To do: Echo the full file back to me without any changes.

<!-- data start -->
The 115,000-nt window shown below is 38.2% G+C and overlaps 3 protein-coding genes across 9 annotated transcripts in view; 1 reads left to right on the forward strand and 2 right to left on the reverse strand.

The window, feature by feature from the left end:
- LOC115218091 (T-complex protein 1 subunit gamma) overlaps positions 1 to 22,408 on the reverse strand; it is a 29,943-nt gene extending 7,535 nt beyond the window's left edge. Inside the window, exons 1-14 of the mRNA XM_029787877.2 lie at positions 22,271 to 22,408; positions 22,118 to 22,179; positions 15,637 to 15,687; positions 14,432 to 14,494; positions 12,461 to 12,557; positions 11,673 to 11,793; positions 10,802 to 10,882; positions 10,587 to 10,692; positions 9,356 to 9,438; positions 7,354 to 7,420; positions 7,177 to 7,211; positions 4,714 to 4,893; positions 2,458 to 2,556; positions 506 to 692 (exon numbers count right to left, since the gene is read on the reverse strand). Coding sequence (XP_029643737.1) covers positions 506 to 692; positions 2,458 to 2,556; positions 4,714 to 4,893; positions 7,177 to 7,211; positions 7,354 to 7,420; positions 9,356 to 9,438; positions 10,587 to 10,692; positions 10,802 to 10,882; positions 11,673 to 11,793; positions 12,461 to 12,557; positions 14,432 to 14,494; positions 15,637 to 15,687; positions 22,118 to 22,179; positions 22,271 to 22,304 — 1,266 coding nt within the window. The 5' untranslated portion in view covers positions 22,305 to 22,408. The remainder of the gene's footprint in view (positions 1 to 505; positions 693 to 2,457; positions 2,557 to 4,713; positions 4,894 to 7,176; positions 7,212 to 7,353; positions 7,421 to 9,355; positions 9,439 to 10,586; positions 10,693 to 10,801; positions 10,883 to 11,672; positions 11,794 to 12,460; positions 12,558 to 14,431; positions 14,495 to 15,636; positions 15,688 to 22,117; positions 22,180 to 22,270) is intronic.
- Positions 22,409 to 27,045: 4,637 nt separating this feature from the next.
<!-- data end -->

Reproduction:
The 115,000-nt window shown below is 38.2% G+C and overlaps 3 protein-coding genes across 9 annotated transcripts in view; 1 reads left to right on the forward strand and 2 right to left on the reverse strand.

The window, feature by feature from the left end:
- LOC115218091 (T-complex protein 1 subunit gamma) overlaps positions 1 to 22,408 on the reverse strand; it is a 29,943-nt gene extending 7,535 nt beyond the window's left edge. Inside the window, exons 1-14 of the mRNA XM_029787877.2 lie at positions 22,271 to 22,408; positions 22,118 to 22,179; positions 15,637 to 15,687; positions 14,432 to 14,494; positions 12,461 to 12,557; positions 11,673 to 11,793; positions 10,802 to 10,882; positions 10,587 to 10,692; positions 9,356 to 9,438; positions 7,354 to 7,420; positions 7,177 to 7,211; positions 4,714 to 4,893; positions 2,458 to 2,556; positions 506 to 692 (exon numbers count right to left, since the gene is read on the reverse strand). Coding sequence (XP_029643737.1) covers positions 506 to 692; positions 2,458 to 2,556; positions 4,714 to 4,893; positions 7,177 to 7,211; positions 7,354 to 7,420; positions 9,356 to 9,438; positions 10,587 to 10,692; positions 10,802 to 10,882; positions 11,673 to 11,793; positions 12,461 to 12,557; positions 14,432 to 14,494; positions 15,637 to 15,687; positions 22,118 to 22,179; positions 22,271 to 22,304 — 1,266 coding nt within the window. The 5' untranslated portion in view covers positions 22,305 to 22,408. The remainder of the gene's footprint in view (positions 1 to 505; positions 693 to 2,457; positions 2,557 to 4,713; positions 4,894 to 7,176; positions 7,212 to 7,353; positions 7,421 to 9,355; positions 9,439 to 10,586; positions 10,693 to 10,801; positions 10,883 to 11,672; positions 11,794 to 12,460; positions 12,558 to 14,431; positions 14,495 to 15,636; positions 15,688 to 22,117; positions 22,180 to 22,270) is intronic.
- Positions 22,409 to 27,045: 4,637 nt separating this feature from the next.